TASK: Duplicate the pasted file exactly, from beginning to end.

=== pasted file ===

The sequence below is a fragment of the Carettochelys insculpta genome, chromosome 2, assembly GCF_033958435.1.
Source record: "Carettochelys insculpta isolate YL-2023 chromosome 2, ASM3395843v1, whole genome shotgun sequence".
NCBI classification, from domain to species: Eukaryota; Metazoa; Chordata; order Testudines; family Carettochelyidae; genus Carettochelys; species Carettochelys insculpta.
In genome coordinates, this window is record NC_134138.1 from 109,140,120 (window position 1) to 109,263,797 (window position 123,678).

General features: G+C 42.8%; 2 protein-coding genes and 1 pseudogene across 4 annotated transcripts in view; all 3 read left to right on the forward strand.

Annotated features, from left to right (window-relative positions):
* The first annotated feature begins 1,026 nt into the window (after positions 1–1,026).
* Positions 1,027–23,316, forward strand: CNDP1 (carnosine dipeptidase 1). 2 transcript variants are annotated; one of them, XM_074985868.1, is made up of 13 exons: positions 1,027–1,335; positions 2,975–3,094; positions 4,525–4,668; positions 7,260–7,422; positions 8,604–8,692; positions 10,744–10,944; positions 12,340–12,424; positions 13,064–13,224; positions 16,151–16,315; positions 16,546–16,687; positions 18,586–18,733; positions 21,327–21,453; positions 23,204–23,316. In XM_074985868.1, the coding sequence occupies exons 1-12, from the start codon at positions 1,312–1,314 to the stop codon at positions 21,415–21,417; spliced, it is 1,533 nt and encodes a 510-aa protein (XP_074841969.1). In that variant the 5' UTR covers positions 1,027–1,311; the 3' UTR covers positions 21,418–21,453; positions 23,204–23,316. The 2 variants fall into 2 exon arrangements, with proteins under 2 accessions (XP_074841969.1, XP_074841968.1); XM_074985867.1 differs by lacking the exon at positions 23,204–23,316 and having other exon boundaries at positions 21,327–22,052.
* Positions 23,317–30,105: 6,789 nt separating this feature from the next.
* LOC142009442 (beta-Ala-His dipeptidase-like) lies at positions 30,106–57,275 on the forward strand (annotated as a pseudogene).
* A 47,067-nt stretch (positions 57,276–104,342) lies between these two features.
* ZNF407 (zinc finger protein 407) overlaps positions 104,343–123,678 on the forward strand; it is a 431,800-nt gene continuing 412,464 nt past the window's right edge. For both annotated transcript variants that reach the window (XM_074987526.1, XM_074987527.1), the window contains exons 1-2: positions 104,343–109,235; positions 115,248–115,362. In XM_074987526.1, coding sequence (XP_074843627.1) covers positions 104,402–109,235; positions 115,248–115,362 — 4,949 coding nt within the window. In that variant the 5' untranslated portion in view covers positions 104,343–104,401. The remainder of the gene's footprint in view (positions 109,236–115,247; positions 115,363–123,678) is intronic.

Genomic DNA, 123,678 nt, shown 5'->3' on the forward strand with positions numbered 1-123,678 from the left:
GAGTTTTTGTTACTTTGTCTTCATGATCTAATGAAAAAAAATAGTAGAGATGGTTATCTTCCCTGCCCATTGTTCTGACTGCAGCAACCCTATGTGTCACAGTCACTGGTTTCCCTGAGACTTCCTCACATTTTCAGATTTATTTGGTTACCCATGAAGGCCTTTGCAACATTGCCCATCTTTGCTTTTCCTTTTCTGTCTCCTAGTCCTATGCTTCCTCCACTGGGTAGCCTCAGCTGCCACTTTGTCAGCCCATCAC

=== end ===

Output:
The sequence below is a fragment of the Carettochelys insculpta genome, chromosome 2, assembly GCF_033958435.1.
Source record: "Carettochelys insculpta isolate YL-2023 chromosome 2, ASM3395843v1, whole genome shotgun sequence".
NCBI classification, from domain to species: Eukaryota; Metazoa; Chordata; order Testudines; family Carettochelyidae; genus Carettochelys; species Carettochelys insculpta.
In genome coordinates, this window is record NC_134138.1 from 109,140,120 (window position 1) to 109,263,797 (window position 123,678).

General features: G+C 42.8%; 2 protein-coding genes and 1 pseudogene across 4 annotated transcripts in view; all 3 read left to right on the forward strand.

Annotated features, from left to right (window-relative positions):
* The first annotated feature begins 1,026 nt into the window (after positions 1–1,026).
* Positions 1,027–23,316, forward strand: CNDP1 (carnosine dipeptidase 1). 2 transcript variants are annotated; one of them, XM_074985868.1, is made up of 13 exons: positions 1,027–1,335; positions 2,975–3,094; positions 4,525–4,668; positions 7,260–7,422; positions 8,604–8,692; positions 10,744–10,944; positions 12,340–12,424; positions 13,064–13,224; positions 16,151–16,315; positions 16,546–16,687; positions 18,586–18,733; positions 21,327–21,453; positions 23,204–23,316. In XM_074985868.1, the coding sequence occupies exons 1-12, from the start codon at positions 1,312–1,314 to the stop codon at positions 21,415–21,417; spliced, it is 1,533 nt and encodes a 510-aa protein (XP_074841969.1). In that variant the 5' UTR covers positions 1,027–1,311; the 3' UTR covers positions 21,418–21,453; positions 23,204–23,316. The 2 variants fall into 2 exon arrangements, with proteins under 2 accessions (XP_074841969.1, XP_074841968.1); XM_074985867.1 differs by lacking the exon at positions 23,204–23,316 and having other exon boundaries at positions 21,327–22,052.
* Positions 23,317–30,105: 6,789 nt separating this feature from the next.
* LOC142009442 (beta-Ala-His dipeptidase-like) lies at positions 30,106–57,275 on the forward strand (annotated as a pseudogene).
* A 47,067-nt stretch (positions 57,276–104,342) lies between these two features.
* ZNF407 (zinc finger protein 407) overlaps positions 104,343–123,678 on the forward strand; it is a 431,800-nt gene continuing 412,464 nt past the window's right edge. For both annotated transcript variants that reach the window (XM_074987526.1, XM_074987527.1), the window contains exons 1-2: positions 104,343–109,235; positions 115,248–115,362. In XM_074987526.1, coding sequence (XP_074843627.1) covers positions 104,402–109,235; positions 115,248–115,362 — 4,949 coding nt within the window. In that variant the 5' untranslated portion in view covers positions 104,343–104,401. The remainder of the gene's footprint in view (positions 109,236–115,247; positions 115,363–123,678) is intronic.

Genomic DNA, 123,678 nt, shown 5'->3' on the forward strand with positions numbered 1-123,678 from the left:
GAGTTTTTGTTACTTTGTCTTCATGATCTAATGAAAAAAAATAGTAGAGATGGTTATCTTCCCTGCCCATTGTTCTGACTGCAGCAACCCTATGTGTCACAGTCACTGGTTTCCCTGAGACTTCCTCACATTTTCAGATTTATTTGGTTACCCATGAAGGCCTTTGCAACATTGCCCATCTTTGCTTTTCCTTTTCTGTCTCCTAGTCCTATGCTTCCTCCACTGGGTAGCCTCAGCTGCCACTTTGTCAGCCCATCAC